Societal Impacts of Blizzards in the Conterminous United States, 1959–2000
Many individuals think of tornadoes and hurricanes when considering weatherrelated storms. However, severe winter storms are significant natural hazards as they cause disruptions to transportation, damage to buildings, closure of schools and businesses, loss of electricity, and hazards to human health (Rooney 1967; Helburn 1982). Geographers have a strong tradition of examining various natural hazards. Mileti (1999: 302) updated the hazards assessment in the United States pioneered by White and Haas (1975), and stated that “a blizzard map” was needed for the United States. Additionally, research regarding climate change identified a need for a reference baseline for climate model validation to identify trends in weather-related hazards frequencies and severities (Mileti 1999: 304). The wide and severe economic and societal impacts associated with blizzards demonstrate the value of studying the societal impacts by examining the spatial and temporal patterns of blizzards along with the societal impacts. This included the population in affected counties, fatalities, injuries, economic damage, and the number of federally declared disaster areas.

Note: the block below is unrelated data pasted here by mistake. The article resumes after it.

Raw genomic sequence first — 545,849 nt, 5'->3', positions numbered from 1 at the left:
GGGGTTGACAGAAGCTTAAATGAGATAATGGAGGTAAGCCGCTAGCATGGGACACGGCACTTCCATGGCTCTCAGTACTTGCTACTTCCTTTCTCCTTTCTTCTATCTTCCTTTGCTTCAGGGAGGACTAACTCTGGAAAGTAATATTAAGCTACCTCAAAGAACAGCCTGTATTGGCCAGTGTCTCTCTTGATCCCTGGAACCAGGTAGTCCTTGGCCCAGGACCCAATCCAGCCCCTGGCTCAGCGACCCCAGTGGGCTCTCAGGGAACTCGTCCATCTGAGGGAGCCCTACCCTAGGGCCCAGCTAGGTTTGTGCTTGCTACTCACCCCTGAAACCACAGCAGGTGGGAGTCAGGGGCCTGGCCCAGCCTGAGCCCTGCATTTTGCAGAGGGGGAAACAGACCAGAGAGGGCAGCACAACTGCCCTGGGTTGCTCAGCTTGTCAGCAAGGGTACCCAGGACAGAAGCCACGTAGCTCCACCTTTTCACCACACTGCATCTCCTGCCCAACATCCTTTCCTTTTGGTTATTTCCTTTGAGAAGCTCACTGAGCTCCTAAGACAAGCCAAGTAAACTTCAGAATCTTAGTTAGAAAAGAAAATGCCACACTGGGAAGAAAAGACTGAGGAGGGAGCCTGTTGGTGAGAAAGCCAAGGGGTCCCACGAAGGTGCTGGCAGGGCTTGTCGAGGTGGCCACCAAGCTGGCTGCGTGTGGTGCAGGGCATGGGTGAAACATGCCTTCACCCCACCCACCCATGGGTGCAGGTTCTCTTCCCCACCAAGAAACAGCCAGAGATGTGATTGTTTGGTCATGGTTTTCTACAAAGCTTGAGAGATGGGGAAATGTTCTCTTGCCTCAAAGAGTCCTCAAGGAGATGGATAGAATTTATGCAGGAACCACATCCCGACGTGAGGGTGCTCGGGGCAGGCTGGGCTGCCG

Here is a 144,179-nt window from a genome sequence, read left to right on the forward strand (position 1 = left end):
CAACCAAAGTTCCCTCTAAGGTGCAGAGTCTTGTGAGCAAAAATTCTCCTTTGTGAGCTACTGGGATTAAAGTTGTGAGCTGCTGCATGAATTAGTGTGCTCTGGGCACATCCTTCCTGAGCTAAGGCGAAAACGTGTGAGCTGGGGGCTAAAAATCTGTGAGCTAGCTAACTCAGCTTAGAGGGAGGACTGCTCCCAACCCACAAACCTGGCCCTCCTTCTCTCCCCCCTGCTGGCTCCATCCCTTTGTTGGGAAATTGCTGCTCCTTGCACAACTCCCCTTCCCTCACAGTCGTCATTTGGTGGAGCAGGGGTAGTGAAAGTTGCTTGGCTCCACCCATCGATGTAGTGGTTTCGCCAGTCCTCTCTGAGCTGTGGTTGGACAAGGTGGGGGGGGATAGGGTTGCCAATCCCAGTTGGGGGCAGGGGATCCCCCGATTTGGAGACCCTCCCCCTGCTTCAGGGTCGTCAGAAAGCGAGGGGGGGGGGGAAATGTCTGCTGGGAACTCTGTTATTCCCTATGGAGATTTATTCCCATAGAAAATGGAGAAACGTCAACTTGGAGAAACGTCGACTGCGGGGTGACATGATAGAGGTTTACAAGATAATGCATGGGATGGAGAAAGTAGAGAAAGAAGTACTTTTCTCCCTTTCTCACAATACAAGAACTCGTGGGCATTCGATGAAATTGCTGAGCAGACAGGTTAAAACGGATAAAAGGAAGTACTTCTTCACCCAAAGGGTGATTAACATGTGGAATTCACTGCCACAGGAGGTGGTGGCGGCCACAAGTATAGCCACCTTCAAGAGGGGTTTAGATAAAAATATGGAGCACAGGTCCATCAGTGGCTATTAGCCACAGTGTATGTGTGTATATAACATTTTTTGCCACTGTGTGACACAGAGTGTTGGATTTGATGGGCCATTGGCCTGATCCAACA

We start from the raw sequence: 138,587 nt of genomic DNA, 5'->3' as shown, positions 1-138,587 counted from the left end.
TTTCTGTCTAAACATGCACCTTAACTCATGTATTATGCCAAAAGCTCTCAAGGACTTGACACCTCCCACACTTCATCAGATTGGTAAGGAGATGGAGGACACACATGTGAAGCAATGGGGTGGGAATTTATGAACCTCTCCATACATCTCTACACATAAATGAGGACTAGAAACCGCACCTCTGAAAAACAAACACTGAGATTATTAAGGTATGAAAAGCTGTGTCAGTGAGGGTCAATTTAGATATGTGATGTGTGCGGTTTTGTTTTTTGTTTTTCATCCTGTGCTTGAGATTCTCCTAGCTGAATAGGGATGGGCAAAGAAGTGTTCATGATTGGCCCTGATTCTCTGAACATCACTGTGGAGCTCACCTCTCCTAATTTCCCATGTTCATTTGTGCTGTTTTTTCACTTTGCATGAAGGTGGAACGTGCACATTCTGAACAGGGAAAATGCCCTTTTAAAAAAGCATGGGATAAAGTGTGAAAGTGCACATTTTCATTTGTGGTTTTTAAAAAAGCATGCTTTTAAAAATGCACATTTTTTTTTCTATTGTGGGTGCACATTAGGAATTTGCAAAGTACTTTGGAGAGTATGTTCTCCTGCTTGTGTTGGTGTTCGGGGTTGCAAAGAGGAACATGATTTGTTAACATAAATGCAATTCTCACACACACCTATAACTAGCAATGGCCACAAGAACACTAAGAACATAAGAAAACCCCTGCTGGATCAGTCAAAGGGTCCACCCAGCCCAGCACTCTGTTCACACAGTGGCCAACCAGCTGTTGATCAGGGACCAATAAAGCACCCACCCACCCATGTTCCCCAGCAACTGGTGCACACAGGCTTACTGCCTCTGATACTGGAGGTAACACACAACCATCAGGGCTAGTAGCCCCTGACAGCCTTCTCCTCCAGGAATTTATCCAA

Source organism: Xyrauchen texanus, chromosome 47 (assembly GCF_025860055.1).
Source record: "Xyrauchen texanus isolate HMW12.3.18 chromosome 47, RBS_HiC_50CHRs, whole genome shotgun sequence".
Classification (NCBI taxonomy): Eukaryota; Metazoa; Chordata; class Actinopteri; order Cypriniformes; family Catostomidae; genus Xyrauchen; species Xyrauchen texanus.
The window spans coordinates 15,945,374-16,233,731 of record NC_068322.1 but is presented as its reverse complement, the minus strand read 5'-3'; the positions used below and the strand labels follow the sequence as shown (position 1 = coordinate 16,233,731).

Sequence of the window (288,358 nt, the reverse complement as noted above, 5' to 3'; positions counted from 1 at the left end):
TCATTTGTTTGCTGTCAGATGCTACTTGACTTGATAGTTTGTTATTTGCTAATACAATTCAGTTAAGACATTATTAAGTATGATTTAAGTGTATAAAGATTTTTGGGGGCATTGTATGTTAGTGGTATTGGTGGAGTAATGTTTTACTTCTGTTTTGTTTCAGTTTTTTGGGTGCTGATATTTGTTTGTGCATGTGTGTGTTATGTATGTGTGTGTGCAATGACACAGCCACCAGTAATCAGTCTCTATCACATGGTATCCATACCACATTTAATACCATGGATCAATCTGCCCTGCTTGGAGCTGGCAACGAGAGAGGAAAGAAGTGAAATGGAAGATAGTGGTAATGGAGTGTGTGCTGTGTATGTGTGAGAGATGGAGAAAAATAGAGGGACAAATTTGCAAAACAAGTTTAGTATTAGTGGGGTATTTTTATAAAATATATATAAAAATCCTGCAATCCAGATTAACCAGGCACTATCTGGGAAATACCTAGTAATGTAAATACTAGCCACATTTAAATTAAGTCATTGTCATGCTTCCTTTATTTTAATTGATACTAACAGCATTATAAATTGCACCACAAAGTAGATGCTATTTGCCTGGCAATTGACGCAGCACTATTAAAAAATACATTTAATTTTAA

KeywordsTropical Cyclone Natural Hazard Property Damage Federal Emergency Management Agency Societal Impact
Unable to display preview. Download preview PDF.
- Helburn, N. 1982. Severe Winter Storms as Natural Hazards. Great Plains-Rocky Mountain Geographic Journal 10: 86–95.Google Scholar
- Mileti, D. S. 1999. Disasters by Design, A Reassessment of Natural Hazards in the United States. Washington, D.C.: John Henry Press.Google Scholar
- Storm Data. 1959–2000. Ashville, NC: National Climatic Data Center.Google Scholar
- Schwartz, R. M. 2001. Geography of Blizzards in the Conterminous United States, 1959–2000. Ph.D. dissertation, Kent State University.Google Scholar
- White, G. F. and J. E. Haas. 1975. Assessment of Research on Natural Hazards. Cambridge, MA: The MIT Press.Google Scholar